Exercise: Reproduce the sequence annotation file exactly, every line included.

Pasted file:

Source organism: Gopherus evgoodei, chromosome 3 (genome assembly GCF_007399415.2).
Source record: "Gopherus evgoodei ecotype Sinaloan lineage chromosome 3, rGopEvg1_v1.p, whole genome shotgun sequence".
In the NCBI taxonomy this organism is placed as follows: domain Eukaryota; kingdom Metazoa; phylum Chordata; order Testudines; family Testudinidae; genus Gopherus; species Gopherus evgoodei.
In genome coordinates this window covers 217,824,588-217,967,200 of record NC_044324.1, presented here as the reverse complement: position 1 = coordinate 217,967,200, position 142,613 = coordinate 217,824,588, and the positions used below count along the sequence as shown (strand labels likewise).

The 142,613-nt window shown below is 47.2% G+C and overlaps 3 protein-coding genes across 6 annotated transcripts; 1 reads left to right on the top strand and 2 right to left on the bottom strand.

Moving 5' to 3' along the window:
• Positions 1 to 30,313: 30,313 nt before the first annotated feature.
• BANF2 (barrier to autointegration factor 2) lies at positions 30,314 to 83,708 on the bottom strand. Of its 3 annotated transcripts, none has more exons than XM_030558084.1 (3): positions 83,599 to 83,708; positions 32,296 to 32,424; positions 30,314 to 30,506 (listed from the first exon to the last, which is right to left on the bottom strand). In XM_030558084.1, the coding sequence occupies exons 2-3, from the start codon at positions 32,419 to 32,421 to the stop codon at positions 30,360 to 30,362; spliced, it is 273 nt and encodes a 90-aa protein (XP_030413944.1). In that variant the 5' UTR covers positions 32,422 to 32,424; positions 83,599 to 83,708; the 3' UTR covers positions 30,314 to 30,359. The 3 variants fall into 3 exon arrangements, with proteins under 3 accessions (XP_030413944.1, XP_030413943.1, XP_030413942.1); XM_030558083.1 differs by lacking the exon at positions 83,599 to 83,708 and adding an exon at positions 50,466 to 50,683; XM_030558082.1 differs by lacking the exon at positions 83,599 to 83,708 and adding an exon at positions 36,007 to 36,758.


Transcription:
Source organism: Gopherus evgoodei, chromosome 3 (genome assembly GCF_007399415.2).
Source record: "Gopherus evgoodei ecotype Sinaloan lineage chromosome 3, rGopEvg1_v1.p, whole genome shotgun sequence".
In the NCBI taxonomy this organism is placed as follows: domain Eukaryota; kingdom Metazoa; phylum Chordata; order Testudines; family Testudinidae; genus Gopherus; species Gopherus evgoodei.
In genome coordinates this window covers 217,824,588-217,967,200 of record NC_044324.1, presented here as the reverse complement: position 1 = coordinate 217,967,200, position 142,613 = coordinate 217,824,588, and the positions used below count along the sequence as shown (strand labels likewise).

The 142,613-nt window shown below is 47.2% G+C and overlaps 3 protein-coding genes across 6 annotated transcripts; 1 reads left to right on the top strand and 2 right to left on the bottom strand.

Moving 5' to 3' along the window:
• Positions 1 to 30,313: 30,313 nt before the first annotated feature.
• BANF2 (barrier to autointegration factor 2) lies at positions 30,314 to 83,708 on the bottom strand. Of its 3 annotated transcripts, none has more exons than XM_030558084.1 (3): positions 83,599 to 83,708; positions 32,296 to 32,424; positions 30,314 to 30,506 (listed from the first exon to the last, which is right to left on the bottom strand). In XM_030558084.1, the coding sequence occupies exons 2-3, from the start codon at positions 32,419 to 32,421 to the stop codon at positions 30,360 to 30,362; spliced, it is 273 nt and encodes a 90-aa protein (XP_030413944.1). In that variant the 5' UTR covers positions 32,422 to 32,424; positions 83,599 to 83,708; the 3' UTR covers positions 30,314 to 30,359. The 3 variants fall into 3 exon arrangements, with proteins under 3 accessions (XP_030413944.1, XP_030413943.1, XP_030413942.1); XM_030558083.1 differs by lacking the exon at positions 83,599 to 83,708 and adding an exon at positions 50,466 to 50,683; XM_030558082.1 differs by lacking the exon at positions 83,599 to 83,708 and adding an exon at positions 36,007 to 36,758.